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Diseases of the Colon & Rectum

, Volume 42, Issue 7, pp 945–951 | Cite as

Perianal bowen's disease and anal intraepithelial neoplasia

Review of the literature
  • R. K. Cleary
  • J. D. Schaldenbrand
  • J. J. Fowler
  • J. M. Schuler
  • R. M. Lampman
Current Status

Abstract

PURPOSE: The aim of this study was to review the literature with regard to perianal Bowen's disease and anal intraepithelial neoplasia. METHODS: A literature review was conducted from 1960 to 1999 using MEDLINE. RESULTS: Perianal Bowen's disease and anal intraepithelial neoplasia are precursors to squamous carcinoma of the anus. They are analogous to and are associated with cervical and vulvar intraepithelial neoplasia, and have human papillomavirus as a common cause. Biopsy and histopathologic examination is required for diagnosis and to distinguish other perianal dermatoses. Treatment options range from aggressive wide local excision of all disease with negative margins to observation alone for microscopic lesions not visible to the naked eye. The disease has a proclivity for recurrence and recalcitrance. CONCLUSIONS: Most surgeons caring for patients with perianal Bowen's disease and high-grade anal epithelial neoplasia use wide local excision, with an effort to obtain disease-free margins. Some authors have reported the advantages of ablative procedures such as laser ablation and cryotherapy. Microscopic disease found serendipitously in hemorrhoidectomy specimens can probably be treated conservatively with serial examinations alone. There is a lack of controlled data supporting an optimal treatment strategy. A multicenter controlled study comparing wide local excision with ablative procedures may be warranted.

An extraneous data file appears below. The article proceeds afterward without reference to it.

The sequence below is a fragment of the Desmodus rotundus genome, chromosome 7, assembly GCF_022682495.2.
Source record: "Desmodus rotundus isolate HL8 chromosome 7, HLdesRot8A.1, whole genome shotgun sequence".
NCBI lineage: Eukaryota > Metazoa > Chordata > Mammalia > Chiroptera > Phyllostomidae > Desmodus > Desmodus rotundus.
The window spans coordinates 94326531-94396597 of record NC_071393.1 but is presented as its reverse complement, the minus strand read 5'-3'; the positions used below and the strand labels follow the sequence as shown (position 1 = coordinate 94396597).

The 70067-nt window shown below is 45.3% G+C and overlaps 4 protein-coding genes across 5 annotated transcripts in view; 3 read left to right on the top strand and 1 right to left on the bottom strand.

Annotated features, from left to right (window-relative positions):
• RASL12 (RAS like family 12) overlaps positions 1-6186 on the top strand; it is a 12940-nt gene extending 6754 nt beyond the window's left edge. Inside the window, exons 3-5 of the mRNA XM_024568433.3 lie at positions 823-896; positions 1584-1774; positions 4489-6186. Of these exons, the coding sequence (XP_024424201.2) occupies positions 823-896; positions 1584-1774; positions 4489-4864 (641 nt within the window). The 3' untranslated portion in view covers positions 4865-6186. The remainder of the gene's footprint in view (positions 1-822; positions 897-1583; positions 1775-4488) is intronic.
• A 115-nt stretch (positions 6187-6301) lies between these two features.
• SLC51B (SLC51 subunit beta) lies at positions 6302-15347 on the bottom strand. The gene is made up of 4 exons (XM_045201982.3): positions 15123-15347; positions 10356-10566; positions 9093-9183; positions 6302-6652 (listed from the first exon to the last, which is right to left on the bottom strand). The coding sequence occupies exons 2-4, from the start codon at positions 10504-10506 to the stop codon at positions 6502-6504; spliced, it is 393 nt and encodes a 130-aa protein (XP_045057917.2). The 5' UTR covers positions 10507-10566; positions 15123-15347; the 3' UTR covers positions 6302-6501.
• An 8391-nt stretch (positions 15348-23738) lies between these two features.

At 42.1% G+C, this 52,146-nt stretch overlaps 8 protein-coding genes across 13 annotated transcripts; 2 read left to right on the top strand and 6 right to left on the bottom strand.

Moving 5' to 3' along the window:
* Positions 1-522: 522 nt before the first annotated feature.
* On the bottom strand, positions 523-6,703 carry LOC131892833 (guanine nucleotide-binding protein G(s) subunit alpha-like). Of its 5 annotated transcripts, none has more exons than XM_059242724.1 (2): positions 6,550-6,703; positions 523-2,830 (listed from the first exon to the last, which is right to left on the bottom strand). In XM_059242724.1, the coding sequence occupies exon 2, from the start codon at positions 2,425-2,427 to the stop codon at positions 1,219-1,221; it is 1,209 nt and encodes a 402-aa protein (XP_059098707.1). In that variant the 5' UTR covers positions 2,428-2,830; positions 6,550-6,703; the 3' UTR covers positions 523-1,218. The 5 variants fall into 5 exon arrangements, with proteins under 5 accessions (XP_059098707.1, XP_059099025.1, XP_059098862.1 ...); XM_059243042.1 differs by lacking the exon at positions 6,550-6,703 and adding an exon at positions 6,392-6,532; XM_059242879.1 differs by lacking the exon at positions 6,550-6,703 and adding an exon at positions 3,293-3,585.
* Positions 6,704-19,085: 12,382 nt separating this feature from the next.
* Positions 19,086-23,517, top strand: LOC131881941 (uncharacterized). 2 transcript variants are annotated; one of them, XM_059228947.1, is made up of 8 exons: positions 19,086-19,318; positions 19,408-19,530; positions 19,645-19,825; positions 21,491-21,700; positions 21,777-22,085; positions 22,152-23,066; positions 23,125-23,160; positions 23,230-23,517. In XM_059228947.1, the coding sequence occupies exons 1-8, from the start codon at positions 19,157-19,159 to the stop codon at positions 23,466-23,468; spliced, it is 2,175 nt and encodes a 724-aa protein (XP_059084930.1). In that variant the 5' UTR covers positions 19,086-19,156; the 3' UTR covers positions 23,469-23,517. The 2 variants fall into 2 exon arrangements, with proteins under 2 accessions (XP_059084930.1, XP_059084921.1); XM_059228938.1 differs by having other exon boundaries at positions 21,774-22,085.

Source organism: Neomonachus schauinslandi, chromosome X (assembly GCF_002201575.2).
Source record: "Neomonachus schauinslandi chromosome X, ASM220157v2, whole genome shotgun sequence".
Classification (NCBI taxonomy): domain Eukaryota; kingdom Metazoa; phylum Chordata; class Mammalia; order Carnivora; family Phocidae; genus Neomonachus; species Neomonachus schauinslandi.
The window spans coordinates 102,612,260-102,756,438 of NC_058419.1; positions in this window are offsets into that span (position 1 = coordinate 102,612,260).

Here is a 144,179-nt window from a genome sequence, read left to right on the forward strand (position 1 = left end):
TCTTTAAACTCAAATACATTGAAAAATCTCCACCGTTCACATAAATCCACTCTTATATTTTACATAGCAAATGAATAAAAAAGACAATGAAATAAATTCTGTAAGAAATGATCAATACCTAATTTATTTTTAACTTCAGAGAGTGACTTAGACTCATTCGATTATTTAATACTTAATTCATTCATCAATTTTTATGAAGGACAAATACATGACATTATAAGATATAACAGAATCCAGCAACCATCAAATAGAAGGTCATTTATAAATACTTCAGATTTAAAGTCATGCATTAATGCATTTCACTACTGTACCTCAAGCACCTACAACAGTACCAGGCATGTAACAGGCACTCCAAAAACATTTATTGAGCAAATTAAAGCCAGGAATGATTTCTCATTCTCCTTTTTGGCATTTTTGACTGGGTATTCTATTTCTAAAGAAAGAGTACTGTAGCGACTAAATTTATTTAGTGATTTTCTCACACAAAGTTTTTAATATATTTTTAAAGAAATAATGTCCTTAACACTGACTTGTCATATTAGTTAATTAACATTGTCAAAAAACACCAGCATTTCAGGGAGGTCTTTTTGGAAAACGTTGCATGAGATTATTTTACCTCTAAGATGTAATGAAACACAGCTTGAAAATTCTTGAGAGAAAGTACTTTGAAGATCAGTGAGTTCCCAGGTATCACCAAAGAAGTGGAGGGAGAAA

Key words

Bowen's disease Anal intraepithelial neoplasia Cervical intraepithelial neoplasia 

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Copyright information

© The American Society of Colon and Rectal Surgeons 1999

Authors and Affiliations

  • R. K. Cleary
    • 1
  • J. D. Schaldenbrand
    • 1
  • J. J. Fowler
    • 1
  • J. M. Schuler
    • 1
  • R. M. Lampman
    • 1
  1. 1.From the Departments of Surgery and PathologySt. Joseph Mercy HospitalAnn Arbor

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